In view of the conclusiveness which is accorded the arbitrators' award, Northwestern's contention that the award should be set aside merely because of excessiveness is lacking in merit and must be dismissed. Northwestern's reliance on language in Allstate Insurance Co. v. Fioravanti, supra, 451 Pa. at 116, 299 A.2d at 589, which

[ 316 Pa. Super. Page 144]

    recognizes the possibility of "an arbitration award which imports such bad faith, ignorance of the law and indifference to the justice of the result as to . . . give content to the phrase 'other irregularity'" is also unavailing. The type of irregularity acknowledged by Fioravanti goes beyond the amount of the award and suggests an unconscionable injustice. Merely characterizing an arbitration award as "excessive" is insufficient to justify setting aside the award.

Similarly, we are unpersuaded by Northwestern's contention that the award should be set aside because arbitration proceeded under the wrong policy of insurance and the award exceeded the correct policy's limit of liability. Although no testimony in support of this contention was received, the facts which Northwestern intended to show were contained in an offer of proof and can be summarized briefly. Following the automobile accident in which Cargill sustained injury, he notified the employer's insurance carrier of his claim. A claims adjuster completed an "Accident or Loss Notice" which identified the applicable insurance policy as Number CLA 783715, issued to Minnesota Mining and Manufacturing Company. This policy contained a limit of liability in the amount of $15,000.00 for the vehicle which appellee had been driving. Several months later, Cargill submitted a claim for benefits to Northwestern. This form also bore Policy Number CLA 783715 and specified Minnesota Mining and Manufacturing Company as the employer-policyholder. In order to ascertain the terms of the coverage, Cargill's counsel contacted Northwestern's claims adjuster and requested a copy of the Minnesota Mining and Manufacturing insurance policy, Number CLA 783715. In response thereto, a copy of the cover sheet and a document explaining the uninsured motorist coverage for Policy Number CLA 783715(D) was forwarded to counsel by Michael C. Munson, Casualty Supervisor for Northwestern's adjuster. The cover sheet identified the 3-M Club of St. Paul as the policyholder and recited coverage of $100,000.00. Upon receipt of these documents, a demand for arbitration under Policy Number CLA 783715(D), issued to the 3-M Club of

[ 316 Pa. Super. Page 145]

St. Paul, was served upon Northwestern. Arbitrators were appointed, a hearing was held, the cover sheet for Policy Number CLA 783715(D) was introduced into evidence, and an award of $35,000.00 was rendered. Northwestern did not discover the submission of an incorrect policy until after the award had been entered.*fn3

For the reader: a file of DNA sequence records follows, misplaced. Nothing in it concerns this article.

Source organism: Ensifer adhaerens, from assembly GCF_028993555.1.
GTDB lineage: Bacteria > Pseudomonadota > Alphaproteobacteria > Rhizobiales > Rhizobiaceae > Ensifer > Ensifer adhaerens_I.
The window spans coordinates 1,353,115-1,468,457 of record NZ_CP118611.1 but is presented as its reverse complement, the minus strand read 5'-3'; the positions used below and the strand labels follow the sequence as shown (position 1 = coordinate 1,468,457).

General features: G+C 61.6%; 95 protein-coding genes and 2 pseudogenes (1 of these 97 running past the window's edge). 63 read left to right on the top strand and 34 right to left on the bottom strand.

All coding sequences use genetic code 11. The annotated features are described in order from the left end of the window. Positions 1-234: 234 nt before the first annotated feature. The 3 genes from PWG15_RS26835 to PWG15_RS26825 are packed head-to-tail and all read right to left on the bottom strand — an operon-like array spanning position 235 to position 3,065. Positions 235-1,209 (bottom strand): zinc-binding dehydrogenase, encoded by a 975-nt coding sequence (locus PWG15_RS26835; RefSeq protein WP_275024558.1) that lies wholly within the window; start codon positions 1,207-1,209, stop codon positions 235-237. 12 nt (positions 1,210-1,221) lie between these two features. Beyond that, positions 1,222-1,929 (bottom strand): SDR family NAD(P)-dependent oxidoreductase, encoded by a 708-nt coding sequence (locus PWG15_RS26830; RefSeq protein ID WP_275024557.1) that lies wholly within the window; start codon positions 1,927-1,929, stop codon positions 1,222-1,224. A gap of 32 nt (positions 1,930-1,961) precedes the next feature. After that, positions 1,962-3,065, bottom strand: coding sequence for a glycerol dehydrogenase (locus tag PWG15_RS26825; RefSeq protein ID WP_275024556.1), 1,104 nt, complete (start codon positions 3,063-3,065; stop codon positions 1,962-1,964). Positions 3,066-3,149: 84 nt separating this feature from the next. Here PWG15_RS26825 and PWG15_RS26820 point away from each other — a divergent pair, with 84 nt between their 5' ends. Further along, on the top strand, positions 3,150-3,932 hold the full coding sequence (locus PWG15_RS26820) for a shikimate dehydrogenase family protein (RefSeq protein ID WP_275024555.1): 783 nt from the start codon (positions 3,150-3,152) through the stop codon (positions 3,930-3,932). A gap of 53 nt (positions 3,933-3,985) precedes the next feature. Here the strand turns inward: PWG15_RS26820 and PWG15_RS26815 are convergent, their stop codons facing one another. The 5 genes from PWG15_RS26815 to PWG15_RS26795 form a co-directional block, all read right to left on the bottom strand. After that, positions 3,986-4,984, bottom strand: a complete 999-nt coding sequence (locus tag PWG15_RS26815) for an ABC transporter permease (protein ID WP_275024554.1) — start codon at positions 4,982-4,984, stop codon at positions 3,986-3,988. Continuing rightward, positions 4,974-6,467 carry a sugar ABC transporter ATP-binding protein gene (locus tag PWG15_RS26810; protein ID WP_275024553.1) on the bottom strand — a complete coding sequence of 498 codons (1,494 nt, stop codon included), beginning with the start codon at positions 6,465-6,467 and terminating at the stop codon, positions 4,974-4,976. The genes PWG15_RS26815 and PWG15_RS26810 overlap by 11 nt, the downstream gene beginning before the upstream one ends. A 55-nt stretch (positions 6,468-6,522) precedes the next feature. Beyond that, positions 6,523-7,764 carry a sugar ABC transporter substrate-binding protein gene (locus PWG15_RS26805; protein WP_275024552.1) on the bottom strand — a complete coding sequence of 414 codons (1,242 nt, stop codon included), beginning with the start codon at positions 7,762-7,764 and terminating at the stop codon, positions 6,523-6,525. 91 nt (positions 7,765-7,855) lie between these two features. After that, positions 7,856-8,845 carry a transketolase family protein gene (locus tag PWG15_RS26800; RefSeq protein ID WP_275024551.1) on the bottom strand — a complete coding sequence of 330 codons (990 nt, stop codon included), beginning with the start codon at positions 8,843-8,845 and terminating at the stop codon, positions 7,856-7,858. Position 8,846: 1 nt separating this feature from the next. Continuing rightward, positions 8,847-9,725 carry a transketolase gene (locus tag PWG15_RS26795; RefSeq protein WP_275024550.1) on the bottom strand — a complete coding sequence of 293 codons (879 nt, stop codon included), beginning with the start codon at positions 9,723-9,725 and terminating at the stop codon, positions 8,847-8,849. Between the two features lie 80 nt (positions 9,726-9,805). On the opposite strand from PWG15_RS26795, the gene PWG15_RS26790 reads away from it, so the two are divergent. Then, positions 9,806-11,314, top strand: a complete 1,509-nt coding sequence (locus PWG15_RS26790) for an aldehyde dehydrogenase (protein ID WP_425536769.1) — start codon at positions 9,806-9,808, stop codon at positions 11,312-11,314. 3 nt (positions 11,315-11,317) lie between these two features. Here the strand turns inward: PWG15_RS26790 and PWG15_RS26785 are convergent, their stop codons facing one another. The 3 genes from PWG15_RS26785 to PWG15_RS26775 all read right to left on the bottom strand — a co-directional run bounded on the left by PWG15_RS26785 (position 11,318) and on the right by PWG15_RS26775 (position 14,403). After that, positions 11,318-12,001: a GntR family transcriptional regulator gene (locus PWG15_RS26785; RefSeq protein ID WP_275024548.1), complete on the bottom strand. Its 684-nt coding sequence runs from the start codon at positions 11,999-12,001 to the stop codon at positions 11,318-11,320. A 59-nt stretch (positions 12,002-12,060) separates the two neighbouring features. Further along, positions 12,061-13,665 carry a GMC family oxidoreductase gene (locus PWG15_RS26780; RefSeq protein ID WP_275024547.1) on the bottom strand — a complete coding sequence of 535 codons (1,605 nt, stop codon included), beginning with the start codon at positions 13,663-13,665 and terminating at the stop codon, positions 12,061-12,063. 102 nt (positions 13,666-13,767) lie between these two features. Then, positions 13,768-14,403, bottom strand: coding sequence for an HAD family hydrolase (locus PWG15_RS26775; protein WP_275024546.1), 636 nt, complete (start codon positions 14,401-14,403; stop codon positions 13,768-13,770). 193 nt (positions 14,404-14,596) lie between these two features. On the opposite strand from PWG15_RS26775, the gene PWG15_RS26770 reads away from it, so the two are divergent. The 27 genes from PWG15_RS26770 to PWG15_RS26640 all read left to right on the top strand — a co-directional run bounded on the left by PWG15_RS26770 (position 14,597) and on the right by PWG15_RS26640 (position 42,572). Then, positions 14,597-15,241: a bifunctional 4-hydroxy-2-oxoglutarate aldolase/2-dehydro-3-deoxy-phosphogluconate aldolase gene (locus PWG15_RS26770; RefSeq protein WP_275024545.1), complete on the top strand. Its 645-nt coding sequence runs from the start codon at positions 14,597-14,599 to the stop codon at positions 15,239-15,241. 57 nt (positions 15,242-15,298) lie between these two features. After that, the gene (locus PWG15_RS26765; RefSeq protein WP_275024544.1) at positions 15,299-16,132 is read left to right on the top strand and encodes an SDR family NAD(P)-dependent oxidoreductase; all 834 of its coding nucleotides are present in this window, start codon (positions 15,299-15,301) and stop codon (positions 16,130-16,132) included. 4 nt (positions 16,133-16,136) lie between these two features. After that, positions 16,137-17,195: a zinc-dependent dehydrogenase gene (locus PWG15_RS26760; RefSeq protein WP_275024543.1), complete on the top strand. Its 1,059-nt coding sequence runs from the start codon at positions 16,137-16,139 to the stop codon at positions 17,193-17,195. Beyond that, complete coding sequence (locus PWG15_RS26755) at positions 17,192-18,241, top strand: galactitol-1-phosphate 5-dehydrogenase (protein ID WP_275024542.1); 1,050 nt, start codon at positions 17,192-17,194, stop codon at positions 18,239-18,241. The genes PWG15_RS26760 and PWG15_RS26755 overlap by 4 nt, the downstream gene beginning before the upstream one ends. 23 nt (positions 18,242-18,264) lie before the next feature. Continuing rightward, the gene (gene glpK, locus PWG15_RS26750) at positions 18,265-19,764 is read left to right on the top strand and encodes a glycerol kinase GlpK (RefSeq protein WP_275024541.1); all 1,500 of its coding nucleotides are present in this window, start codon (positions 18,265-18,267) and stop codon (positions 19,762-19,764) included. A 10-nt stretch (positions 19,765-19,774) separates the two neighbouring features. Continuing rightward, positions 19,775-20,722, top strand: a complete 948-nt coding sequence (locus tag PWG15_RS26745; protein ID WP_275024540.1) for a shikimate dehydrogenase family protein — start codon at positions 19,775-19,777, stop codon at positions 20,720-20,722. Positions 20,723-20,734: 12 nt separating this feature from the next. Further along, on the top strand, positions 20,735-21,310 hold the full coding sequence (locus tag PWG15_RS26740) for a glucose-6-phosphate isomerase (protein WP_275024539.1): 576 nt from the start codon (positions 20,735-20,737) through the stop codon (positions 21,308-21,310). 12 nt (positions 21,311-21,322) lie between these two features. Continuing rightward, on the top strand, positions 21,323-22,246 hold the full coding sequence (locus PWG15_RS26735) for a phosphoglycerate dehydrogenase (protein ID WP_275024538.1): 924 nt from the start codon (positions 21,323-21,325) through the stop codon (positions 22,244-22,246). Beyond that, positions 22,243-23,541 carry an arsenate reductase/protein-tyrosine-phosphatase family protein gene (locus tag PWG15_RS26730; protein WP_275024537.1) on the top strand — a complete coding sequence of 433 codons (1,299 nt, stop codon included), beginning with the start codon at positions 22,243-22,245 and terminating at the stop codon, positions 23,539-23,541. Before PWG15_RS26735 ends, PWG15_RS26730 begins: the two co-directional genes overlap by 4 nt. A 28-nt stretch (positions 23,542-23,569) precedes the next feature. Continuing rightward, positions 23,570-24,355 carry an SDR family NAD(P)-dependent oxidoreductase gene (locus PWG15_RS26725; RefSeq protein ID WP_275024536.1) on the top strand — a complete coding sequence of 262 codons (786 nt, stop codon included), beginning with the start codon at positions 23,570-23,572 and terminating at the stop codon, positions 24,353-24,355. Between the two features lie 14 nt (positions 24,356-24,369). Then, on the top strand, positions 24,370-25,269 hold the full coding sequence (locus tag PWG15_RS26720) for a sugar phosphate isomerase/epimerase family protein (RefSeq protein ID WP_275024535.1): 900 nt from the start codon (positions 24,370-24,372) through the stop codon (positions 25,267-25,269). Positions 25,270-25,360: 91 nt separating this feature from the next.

Appellant contends that the policy referred to by the parties and pursuant to which the arbitration proceeded, misled the arbitrators regarding the coverage applicable to the controversy. Its argument can be analogized to a request for a new trial on the basis of after discovered evidence. "After discovered evidence is not grounds for a new trial unless it is established that the evidence could not have been obtained at trial by reasonable diligence." Frank B. Bozzo, Inc. v. Electric Weld Division of the Fort Pitt Bridge Division of Spang Industries, Inc., 283 Pa. Super. 35, 48, 423 A.2d 702, 708 (1980), aff'd, 495 Pa. 617, 435 A.2d 176 (1981). "To justify the grant of a new trial on the grounds of after discovered evidence, the evidence must have been discovered after the trial and must be such that it could not have been obtained at the trial by reasonable diligence, must not be cumulative or merely impeach credibility and must be such as would likely compel a different result." Townsend Will, 436 Pa. 185, 190, 258 A.2d 518, 520 (1969); Freed v. Priore, 247 Pa. Super. 418, 424, 372 A.2d 895, 899 (1977). "Courts will not aid parties where they have failed to take the requisite steps to procure their evidence . . . ." Limper v. Philadelphia Electric Co., 297 Pa. 204, 210, 146 A. 574, 576 (1929).

Appellant concedes that the introduction of an incorrect policy resulted from its own error. The correct policy of insurance was at all times available to it and, in the exercise of due diligence, could have been presented to the arbitrators before the proceedings were concluded and an award entered. Under these circumstances, the trial court correctly

[ 316 Pa. Super. Page 146]

    refused to set aside the award because appellant had offered in evidence an incorrect policy of insurance.*fn4

The arbitrators' award was neither fraudulent nor irregular; it was based upon the evidence placed before the arbitrators by the parties. The judgment entered on their award, therefore, will be affirmed.

Judgment affirmed.